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Will Side Hustling Millennials Weaken the Volunteer Spirit of Nonprofits?

April 28, 2017

The terms “side hustle” and “millennial” seem to go hand in hand in 2017, as this rising generation shapes the workforce to their liking in an untraditional fashion. Each instance of side hustling is unique to the hustler, but essentially this refers to alternative means to make some cash outside of a full-time role. For some, a side hustle is waiting tables, teaching yoga, maintaining a blog, walking dogs, or driving for a ride-sharing service. For those with a specialized skill, it can mean freelance or contract work in graphic design, tutoring, writing, or even practicing law. While money is a main factor, side hustling appeals to a sense of freedom, independence, and identity outside of a full-time gig. A CareerBuilder survey from September 2016 reported that over one third of millennials have a side job, stating that “about 39% percent of workers ages 18-24 and 44% of workers ages 25-34 reported earning extra cash on the side.” The ambitious nature of millennials is commendable, but when did the side hustle take over our largest generation?

Increases in the number of individuals pursuing a secondary income is a trend that could tie back to the 2008 economic crisis, where many millennials witnessed their families and communities struggle to make ends meet. Quartz Media’s article, Millennials Are Obsessed With Side Hustles Because They’re All We’ve Got, coins millennials as “Generation 1099” and considers the 2008 financial crisis as a spark that made the workforce consider additional means of income. Add that experience to the crippling student loan debt that many millennials face, and supplemental income through side hustling becomes highly appealing. With this new movement, it is important to think long-term about the implications of the side hustle on other sectors of our economy, and nonprofits may have cause for concern. Nonprofit organizations rely heavily on the work of volunteers to carry their missions to the finish line, and with millennials devoting so much time toward supplemental paid work, the hustling trend may threaten the life blood of nonprofit organizations.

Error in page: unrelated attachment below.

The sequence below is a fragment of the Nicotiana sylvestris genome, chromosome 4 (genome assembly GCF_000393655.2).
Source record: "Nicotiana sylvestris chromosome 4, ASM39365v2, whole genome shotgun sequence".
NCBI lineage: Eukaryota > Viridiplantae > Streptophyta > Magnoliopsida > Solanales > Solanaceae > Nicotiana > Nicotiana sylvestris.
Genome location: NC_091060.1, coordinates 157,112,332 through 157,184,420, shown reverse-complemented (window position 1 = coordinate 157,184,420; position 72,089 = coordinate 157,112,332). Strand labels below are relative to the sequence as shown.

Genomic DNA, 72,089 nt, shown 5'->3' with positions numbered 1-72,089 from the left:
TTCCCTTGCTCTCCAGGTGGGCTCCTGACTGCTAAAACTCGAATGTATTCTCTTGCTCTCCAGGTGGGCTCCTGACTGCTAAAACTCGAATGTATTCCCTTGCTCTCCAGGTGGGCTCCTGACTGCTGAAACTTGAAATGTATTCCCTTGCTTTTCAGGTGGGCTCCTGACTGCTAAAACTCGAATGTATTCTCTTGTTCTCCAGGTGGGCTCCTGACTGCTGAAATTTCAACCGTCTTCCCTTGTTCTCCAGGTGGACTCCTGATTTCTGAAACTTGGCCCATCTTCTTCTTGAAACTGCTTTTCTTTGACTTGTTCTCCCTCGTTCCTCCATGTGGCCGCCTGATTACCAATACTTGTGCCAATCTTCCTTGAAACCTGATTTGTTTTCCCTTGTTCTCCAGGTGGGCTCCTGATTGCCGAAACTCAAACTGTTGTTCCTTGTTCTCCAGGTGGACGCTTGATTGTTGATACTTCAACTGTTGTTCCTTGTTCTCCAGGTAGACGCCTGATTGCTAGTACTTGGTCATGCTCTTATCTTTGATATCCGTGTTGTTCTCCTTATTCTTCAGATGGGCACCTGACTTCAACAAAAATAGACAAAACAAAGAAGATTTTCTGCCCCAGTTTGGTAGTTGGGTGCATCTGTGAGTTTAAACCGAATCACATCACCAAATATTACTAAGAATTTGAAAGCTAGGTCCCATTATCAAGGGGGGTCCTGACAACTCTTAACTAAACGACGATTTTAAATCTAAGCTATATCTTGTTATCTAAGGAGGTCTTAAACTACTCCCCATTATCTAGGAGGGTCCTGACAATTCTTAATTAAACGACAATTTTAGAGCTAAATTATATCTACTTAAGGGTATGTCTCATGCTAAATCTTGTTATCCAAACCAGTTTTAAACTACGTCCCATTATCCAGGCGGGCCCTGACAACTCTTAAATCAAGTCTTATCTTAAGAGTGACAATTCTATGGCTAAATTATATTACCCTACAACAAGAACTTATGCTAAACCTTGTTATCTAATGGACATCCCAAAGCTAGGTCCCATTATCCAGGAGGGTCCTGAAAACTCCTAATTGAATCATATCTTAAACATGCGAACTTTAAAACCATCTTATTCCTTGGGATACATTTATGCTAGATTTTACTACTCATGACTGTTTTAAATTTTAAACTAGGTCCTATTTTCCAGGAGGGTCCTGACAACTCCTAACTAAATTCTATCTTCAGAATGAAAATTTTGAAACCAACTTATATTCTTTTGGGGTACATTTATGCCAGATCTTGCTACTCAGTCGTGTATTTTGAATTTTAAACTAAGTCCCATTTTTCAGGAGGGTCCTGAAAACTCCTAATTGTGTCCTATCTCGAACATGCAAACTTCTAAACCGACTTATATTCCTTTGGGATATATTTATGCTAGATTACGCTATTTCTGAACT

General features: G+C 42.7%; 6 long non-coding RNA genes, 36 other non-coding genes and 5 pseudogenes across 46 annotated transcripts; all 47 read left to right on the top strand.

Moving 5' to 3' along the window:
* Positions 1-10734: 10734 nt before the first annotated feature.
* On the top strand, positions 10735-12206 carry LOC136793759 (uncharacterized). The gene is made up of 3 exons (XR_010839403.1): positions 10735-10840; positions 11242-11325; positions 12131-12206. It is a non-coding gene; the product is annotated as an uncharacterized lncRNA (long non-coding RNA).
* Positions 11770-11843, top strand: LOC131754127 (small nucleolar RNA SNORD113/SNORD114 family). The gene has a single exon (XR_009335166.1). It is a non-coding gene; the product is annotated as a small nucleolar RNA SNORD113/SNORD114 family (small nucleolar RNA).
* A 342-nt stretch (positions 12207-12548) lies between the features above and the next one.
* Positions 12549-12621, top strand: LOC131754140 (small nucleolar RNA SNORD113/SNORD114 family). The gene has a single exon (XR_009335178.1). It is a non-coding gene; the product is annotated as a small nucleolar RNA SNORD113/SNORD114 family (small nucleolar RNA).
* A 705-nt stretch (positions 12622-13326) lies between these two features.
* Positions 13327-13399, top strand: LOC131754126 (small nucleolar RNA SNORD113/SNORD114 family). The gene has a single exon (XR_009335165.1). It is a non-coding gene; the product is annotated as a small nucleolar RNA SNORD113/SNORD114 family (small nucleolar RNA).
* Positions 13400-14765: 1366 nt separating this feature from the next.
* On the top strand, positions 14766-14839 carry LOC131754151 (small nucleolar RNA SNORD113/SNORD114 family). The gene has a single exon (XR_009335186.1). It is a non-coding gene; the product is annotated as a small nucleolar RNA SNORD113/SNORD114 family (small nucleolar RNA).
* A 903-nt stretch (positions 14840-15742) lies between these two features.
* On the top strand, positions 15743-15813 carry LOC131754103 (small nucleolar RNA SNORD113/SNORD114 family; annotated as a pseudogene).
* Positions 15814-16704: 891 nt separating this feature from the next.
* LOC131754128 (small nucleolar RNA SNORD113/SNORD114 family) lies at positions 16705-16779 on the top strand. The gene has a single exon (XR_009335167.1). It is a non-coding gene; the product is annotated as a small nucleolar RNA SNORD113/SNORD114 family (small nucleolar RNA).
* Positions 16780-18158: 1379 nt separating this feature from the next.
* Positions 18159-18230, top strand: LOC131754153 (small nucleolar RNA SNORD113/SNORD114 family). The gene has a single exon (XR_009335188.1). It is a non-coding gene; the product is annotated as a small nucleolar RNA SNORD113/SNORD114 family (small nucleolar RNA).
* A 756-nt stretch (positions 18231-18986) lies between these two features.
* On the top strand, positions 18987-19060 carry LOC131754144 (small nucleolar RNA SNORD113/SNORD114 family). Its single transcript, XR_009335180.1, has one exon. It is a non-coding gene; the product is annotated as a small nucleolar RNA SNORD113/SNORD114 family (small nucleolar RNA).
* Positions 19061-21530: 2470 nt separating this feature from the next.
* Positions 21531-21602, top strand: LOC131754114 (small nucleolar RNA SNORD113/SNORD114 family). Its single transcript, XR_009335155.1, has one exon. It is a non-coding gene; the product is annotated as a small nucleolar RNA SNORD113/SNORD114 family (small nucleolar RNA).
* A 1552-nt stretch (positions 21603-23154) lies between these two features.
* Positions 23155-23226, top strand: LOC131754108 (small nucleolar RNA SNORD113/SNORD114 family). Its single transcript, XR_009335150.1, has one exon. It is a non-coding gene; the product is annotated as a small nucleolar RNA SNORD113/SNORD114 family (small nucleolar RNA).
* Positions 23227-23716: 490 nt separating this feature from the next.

Nonprofit organizations are known for undertaking community-based initiatives with small staffs and limited funds. Their goals, programs, and daily operations are heavily reliant on both donations and volunteer efforts. According to the 2014 Newsweek article, Volunteering in America is On The Decline, the most common way to volunteer is through fundraising, followed by food distribution and general labor. However, all forms of volunteer engagement are down. In 2013, the volunteer rate was 25.4% (or 62.6 million people), which is down from the 2003 rate of 29%. As the rise of the millennial in the workforce occurred during this ten-year span, their prioritization of side hustling could be a contributing factor. A 2016 article from VolunteerMatch.org, The U.S. Volunteer Rate Is Still Dropping. Why?, cites similar concerns to the message from Newsweek. A couple of demographic observations were pointed out in the article, such as older generations being more inclined to volunteer for religious organizations. Other remarks include the notion that people are lazier than they have been in the past, while another comment mentioned that people are overworked with little time on their hands to give back. A unique perspective came from VolunteerMatch President Greg Baldwin who “argued that volunteer rates are falling because we as a nation don’t invest enough resources in the nonprofit sector. Without resources, nonprofits simply don’t have the capacity to effectively engage volunteers.” While Baldwin may have a valid point about resource allocation, it is interesting that he does not touch on volunteer trends making a generational shift. The Bureau of Labor Statistics released a 2016 report titled, Volunteering in the United States News Release, where their findings were unique in relation to age:

By age, 35 to 44-year-olds and 45 to 54-year-olds were the most likely to volunteer (28.9 percent and 28.0 percent, respectively). Volunteer rates were lowest among 20- to 24-year-olds (18.4 percent).

Volunteering and side hustling have some mutual defining attributes: they both occur outside of full-time work, they commonly speak to passion projects for those involved, and they must work around traditional schedules that involve work and family life. With only 24 hours in the day, it seems as though millennials are prioritizing side hustling over volunteering. Side hustling is a recent and developing trend, and the impact on nonprofits is still unclear. What is clear, however, is that rates of volunteerism are decreasing and side hustling increasing among millennials. If proactive nonprofits can find a way to harness millennials’ attraction to such side gigs, they may be able to avoid concerning trends and keep their community involvement alive, knowing that their missions would perish without dedicated volunteers.  

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University of Pennsylvania
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felsinstitute@sas.upenn.edu